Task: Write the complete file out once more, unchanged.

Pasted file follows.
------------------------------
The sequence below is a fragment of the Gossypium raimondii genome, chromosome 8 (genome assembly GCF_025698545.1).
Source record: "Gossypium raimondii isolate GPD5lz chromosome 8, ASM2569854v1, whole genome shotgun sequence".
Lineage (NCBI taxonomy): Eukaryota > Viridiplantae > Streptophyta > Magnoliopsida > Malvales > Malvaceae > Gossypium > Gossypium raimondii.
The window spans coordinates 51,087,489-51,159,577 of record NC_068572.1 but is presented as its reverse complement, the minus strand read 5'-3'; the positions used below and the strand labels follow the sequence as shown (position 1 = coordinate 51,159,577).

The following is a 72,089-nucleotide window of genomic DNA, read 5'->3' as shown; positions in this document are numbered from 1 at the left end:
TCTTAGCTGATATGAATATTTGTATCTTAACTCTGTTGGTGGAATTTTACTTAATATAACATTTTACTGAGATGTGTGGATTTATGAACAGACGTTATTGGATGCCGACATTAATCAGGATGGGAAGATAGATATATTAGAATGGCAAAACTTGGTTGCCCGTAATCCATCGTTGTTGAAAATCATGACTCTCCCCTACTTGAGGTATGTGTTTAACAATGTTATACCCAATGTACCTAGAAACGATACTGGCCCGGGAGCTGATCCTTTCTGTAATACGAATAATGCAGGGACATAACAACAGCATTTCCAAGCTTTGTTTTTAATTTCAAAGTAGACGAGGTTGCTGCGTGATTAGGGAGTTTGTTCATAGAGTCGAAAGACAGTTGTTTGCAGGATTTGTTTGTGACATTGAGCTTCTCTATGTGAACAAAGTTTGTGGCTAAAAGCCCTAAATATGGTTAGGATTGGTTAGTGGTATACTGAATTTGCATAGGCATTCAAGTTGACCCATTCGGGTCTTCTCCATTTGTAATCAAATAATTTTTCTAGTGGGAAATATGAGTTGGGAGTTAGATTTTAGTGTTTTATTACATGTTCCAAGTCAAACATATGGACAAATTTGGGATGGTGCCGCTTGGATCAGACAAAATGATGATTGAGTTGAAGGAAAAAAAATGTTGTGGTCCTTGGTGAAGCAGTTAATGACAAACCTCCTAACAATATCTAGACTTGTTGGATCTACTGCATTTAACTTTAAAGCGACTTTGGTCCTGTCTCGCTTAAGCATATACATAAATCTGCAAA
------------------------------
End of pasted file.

The sequence below is a fragment of the Gossypium raimondii genome, chromosome 8 (genome assembly GCF_025698545.1).
Source record: "Gossypium raimondii isolate GPD5lz chromosome 8, ASM2569854v1, whole genome shotgun sequence".
Lineage (NCBI taxonomy): Eukaryota > Viridiplantae > Streptophyta > Magnoliopsida > Malvales > Malvaceae > Gossypium > Gossypium raimondii.
The window spans coordinates 51,087,489-51,159,577 of record NC_068572.1 but is presented as its reverse complement, the minus strand read 5'-3'; the positions used below and the strand labels follow the sequence as shown (position 1 = coordinate 51,159,577).

The following is a 72,089-nucleotide window of genomic DNA, read 5'->3' as shown; positions in this document are numbered from 1 at the left end:
TCTTAGCTGATATGAATATTTGTATCTTAACTCTGTTGGTGGAATTTTACTTAATATAACATTTTACTGAGATGTGTGGATTTATGAACAGACGTTATTGGATGCCGACATTAATCAGGATGGGAAGATAGATATATTAGAATGGCAAAACTTGGTTGCCCGTAATCCATCGTTGTTGAAAATCATGACTCTCCCCTACTTGAGGTATGTGTTTAACAATGTTATACCCAATGTACCTAGAAACGATACTGGCCCGGGAGCTGATCCTTTCTGTAATACGAATAATGCAGGGACATAACAACAGCATTTCCAAGCTTTGTTTTTAATTTCAAAGTAGACGAGGTTGCTGCGTGATTAGGGAGTTTGTTCATAGAGTCGAAAGACAGTTGTTTGCAGGATTTGTTTGTGACATTGAGCTTCTCTATGTGAACAAAGTTTGTGGCTAAAAGCCCTAAATATGGTTAGGATTGGTTAGTGGTATACTGAATTTGCATAGGCATTCAAGTTGACCCATTCGGGTCTTCTCCATTTGTAATCAAATAATTTTTCTAGTGGGAAATATGAGTTGGGAGTTAGATTTTAGTGTTTTATTACATGTTCCAAGTCAAACATATGGACAAATTTGGGATGGTGCCGCTTGGATCAGACAAAATGATGATTGAGTTGAAGGAAAAAAAATGTTGTGGTCCTTGGTGAAGCAGTTAATGACAAACCTCCTAACAATATCTAGACTTGTTGGATCTACTGCATTTAACTTTAAAGCGACTTTGGTCCTGTCTCGCTTAAGCATATACATAAATCTGCAAA